4 weeks pregnant

You and your baby's development

What's happening in week 4 of your pregnancy

It's still early days, many still won't know they are pregnant.

At a glance

  • Your growing baby is not even 3mm long yet
  • Their brain and central nervous system are beginning to take shape
  • You might feel some pregnancy symptoms at 4 weeks
4 Weeks Pregnant

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How big is my baby at 4 weeks pregnant?

Although a fertilised egg may have implanted in your womb just two weeks ago, if the first day of your last period was four weeks ago, you are four weeks pregnant.

At this stage of pregnancy your baby is known as an embryo. They get their energy and nourishment from a yolk sac, until the placenta takes over in a few weeks. Your growing embryo is not even 3mm long yet and still not much bigger than an apple seed. Despite the tiny size there’s plenty going on as the embryo splits into three different sections!

In one section the brain and central nervous system are already beginning to take shape as their neural tubes develop. In the other two sections, the heart and circulatory system are already beginning to form and the lungs and intestines are in the very early stages of development.

How amazing is it that all this is going on totally undetectable to the outside world? (and maybe even you at this point). 

Did you know:

  • Babies start to sleep from 4 weeks after conception 

  • Your fertilised egg is about the size of an apple seed 

  • An embryo's heart begins to beat just 3 weeks after conception 

  • Before the first month of the first trimester, baby's hearing is forming 

You at 4 weeks pregnant

You might feel some pregnancy symptoms at four weeks, but there is every chance you will put them down to your period being about to arrive.

Your boobs might have that 'time of the month' feeling, and you might even have some spotting or light bleeding.

As soon as you know you are pregnant, please get in touch with your local maternity unit to book your first appointment. This is called your ‘booking appointment’, and you will meet a midwife for the first time.

Ideally you should be seen by a midwife by the time you are 10 weeks pregnant, or as early into your pregnancy as possible.

You can make your first appointment quickly and easily by self-referring directly to your local maternity unit or visiting your GP.

Check out our newly pregnant page to find out what to expect during your first brush with maternity services.

You can also work out an approximate due date using our pregnancy due date calculator. 

Did you know:

  • Due date is calculated by counting from the first day of your last period
  • As soon as you're are pregnant, your blood flow around your body increases
  • Just days after conception, your breasts are already preparing for milk production

What to think about at 4 weeks pregnant

When should I take a pregnancy test?

Pregnancy tests confirm your pregnancy by detecting the hormone hCG (human chorionic gonadotrophin) in your urine. This hormone will be present in your body around six days after fertilisation, and it takes about two weeks from conception for hCG to reach a level that will be picked up by a pregnancy test.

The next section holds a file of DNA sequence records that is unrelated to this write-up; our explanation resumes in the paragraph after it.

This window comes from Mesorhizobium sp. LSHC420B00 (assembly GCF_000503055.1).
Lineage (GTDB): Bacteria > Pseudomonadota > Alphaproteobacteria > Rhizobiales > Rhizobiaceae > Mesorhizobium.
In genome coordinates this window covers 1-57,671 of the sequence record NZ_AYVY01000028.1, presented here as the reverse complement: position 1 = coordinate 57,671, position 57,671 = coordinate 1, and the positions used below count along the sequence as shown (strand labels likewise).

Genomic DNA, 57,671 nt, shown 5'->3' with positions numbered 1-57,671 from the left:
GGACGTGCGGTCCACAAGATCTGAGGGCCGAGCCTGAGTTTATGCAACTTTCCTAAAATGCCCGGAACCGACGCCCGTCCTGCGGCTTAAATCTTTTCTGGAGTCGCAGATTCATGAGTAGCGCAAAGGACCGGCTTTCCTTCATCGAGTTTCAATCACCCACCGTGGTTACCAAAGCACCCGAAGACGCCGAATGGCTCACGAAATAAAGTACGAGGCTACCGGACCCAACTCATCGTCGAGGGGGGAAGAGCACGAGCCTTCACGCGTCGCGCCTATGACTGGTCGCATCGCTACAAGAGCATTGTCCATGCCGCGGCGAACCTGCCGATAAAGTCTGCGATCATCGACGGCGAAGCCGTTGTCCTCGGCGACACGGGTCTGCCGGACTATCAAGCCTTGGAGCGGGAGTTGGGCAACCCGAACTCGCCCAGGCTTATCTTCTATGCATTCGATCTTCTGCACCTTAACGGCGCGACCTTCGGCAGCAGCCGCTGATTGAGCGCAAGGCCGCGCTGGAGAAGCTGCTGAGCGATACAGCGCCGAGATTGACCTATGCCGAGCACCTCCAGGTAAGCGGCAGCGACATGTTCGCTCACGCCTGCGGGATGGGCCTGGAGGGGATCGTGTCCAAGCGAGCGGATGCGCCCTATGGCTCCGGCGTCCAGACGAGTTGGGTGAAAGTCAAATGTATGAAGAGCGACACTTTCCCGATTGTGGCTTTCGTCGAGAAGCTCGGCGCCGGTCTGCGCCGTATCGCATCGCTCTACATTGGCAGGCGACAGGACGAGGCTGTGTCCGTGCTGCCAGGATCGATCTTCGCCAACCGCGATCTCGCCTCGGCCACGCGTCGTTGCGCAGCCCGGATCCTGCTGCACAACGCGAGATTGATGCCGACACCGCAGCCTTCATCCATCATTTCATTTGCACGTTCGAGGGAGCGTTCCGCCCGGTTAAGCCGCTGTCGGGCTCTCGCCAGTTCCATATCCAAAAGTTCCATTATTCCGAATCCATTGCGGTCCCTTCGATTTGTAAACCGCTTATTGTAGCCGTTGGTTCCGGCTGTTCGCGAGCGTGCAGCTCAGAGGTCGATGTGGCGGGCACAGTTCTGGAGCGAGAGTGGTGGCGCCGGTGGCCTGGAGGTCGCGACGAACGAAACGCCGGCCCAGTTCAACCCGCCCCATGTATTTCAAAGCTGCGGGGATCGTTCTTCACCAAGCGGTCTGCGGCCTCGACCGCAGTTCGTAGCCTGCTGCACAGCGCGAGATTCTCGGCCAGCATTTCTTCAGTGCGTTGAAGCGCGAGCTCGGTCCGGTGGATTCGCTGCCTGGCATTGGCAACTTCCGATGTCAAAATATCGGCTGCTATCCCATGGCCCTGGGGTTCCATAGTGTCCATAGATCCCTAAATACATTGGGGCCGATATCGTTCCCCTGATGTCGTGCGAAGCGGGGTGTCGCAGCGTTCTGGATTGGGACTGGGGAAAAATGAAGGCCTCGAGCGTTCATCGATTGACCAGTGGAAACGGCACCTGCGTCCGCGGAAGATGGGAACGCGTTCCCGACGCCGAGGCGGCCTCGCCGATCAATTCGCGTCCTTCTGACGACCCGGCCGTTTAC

This usually occurs around the time your period is due, so this is an ideal time to pee on that stick! It’s important to remember that pregnancy testing at home may not always be 100% accurate though especially if you don’t follow the test instructions and test at the right time. If you do get a negative result, it’s sometimes worth doing another test a few days or week after your missed period to see if it comes back positive as the hCG levels increase.

As soon as you've taken a positive pregnancy test, you need to visit your GP so you can get signed up with your local maternity services team.

Looking after your teeth is really important in pregnancy too, as expectant mums can sometimes be more prone to problems like bleeding gums
  • a MATB1 certificate issued by your midwife or GP
  • a valid prescription maternity exemption certificate (MatEx)

Even at this very early stage of pregnancy, there are some important things to be aware of. 

Implantation bleeding is something that can occur in the very early days and weeks of pregnancy. 

Signs and symptoms at 4 weeks pregnant

Implantation bleeding

If around the 4 week mark of your pregnancy you notice a little bleeding, or a pink or brownish discharge, chances are it is implantation bleeding this occurs when a fertilised egg attaches itself to the lining of the uterus in order to begin growing. It’s thought about one third of women experience implantation bleeding. The difficulty is that it happens at a similar time in your cycle to menstruation, so it’s often confused with having an early period. This very early sign of pregnancy is not usually a reason to be concerned; it is perfectly normal and no risk to the developing baby. However, if you are also experiencing lower abdominal pain, nausea, dizziness or vomiting you should see your doctor.

Sore boobs

Having tender boobs early in your pregnancy is a common early symptom of pregnancy and happens as a result of a hormones surge to help support your growing baby. You’ll produce more oestrogen and progesterone – much like in the run up to your period. You may also notice early in your pregnancy blueish veins just below the skin's surface on your boobs. These are carrying nutrients and fluids from you to your baby. The best way to beat boob soreness during pregnancy is with a good, well-fitting bra.

Watch our video below on: Knowing you are pregnant

NHS Choices logo Video: Is the pregnancy test accurate?

At a glance

  • Your growing baby is not even 3mm long yet
  • Their brain and central nervous system are beginning to take shape
  • You might feel some pregnancy symptoms at 4 weeks

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